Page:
British billionaire Richard Branson plans to turn over one of his Caribbean islands to lemurs.
Well, perhaps not the Whole Island, but Branson wants to set up a colony of the rare primates on Moskito Island, one of two private isles he owns in the British Virgin Islands, according to news reports.
Branson, whose Virgin group covers businesses from airlines to music to casinos, told the reporters last week that illegal classification in Madgascar, which he says has increased since a coup two years ago, intimidates lemur populations on that island, the only place in the world the animals live in the wild.
"We've been helping to try and protect lemurs, and sadly in Madagascar because of the government being conquers the space for lemurs is getting less and less," the BBC quoted him as saying.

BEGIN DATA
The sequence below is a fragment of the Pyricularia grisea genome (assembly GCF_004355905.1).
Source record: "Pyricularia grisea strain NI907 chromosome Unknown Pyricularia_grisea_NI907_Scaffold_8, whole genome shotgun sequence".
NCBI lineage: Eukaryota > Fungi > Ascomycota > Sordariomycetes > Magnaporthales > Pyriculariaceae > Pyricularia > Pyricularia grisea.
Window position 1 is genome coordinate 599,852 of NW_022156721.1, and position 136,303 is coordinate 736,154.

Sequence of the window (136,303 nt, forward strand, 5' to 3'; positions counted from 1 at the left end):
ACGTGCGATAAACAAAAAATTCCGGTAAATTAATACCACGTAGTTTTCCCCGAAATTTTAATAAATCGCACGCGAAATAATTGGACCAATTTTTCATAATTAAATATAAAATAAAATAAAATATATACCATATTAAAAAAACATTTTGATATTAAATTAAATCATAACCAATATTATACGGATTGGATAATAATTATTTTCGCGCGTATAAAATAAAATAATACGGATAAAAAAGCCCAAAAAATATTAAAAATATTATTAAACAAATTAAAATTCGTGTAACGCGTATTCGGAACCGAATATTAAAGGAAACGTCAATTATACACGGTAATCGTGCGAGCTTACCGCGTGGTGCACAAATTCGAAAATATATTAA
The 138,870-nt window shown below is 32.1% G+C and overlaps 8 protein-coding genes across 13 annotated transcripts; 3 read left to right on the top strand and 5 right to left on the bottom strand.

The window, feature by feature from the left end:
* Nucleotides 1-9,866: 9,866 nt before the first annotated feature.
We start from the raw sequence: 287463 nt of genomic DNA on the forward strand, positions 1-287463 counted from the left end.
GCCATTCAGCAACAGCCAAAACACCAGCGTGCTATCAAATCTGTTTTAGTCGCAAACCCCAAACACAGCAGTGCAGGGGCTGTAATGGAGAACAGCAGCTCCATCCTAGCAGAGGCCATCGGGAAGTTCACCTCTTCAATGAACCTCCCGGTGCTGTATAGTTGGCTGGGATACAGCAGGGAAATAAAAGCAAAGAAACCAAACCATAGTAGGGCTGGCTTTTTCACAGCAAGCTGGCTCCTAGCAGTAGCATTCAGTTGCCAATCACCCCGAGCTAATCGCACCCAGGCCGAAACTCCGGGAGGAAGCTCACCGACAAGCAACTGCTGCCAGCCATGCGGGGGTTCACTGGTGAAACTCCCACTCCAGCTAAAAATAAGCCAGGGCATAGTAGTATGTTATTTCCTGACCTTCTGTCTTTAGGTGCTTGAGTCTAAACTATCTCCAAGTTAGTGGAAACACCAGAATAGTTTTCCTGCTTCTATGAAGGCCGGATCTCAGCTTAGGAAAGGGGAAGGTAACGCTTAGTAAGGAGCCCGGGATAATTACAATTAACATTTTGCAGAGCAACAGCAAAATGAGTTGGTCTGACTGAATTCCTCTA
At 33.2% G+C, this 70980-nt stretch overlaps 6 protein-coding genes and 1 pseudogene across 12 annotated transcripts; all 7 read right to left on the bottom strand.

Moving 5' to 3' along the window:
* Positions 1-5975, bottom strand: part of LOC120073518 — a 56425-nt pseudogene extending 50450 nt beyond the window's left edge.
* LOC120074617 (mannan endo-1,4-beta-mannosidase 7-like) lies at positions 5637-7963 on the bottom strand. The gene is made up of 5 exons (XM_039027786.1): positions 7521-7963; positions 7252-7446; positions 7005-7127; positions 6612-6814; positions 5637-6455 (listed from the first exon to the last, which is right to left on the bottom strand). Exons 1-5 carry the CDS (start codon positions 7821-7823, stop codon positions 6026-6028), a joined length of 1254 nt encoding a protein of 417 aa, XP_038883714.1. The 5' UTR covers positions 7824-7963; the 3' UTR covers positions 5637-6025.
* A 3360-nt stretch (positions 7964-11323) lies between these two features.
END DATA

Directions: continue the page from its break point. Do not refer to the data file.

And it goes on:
Some scientists are questioning whether a species should be introduced into territory half a world away from its homeland.
Biologist James Lazell, an knowledgeable researcher in the Virgin Islands and president of the U.S.-based Conservation Agency, called Branson's plan a "terrible idea," saying the lemurs could damage the island's ecological balance, according to the Beacon.
“They eat everything. They eat lizards. They eat fruits. They eats roots, insects, bird eggs, absolutely everything,” Lazell is quoted as saying.
Penelope Bodry-Sanders, vice-chairman of the Lemur Conservation Foundation, told The Guardian, "the jury is out on this."
Branson told The Guardian that his experts said risks were small and local species would be protected if it became evident the lemurs were posing a threat.
"We will have to play it by ear. If this works out well, we will bring in more lemur species and eventually hope to find a bigger island for them," the Guardian quotes him as saying.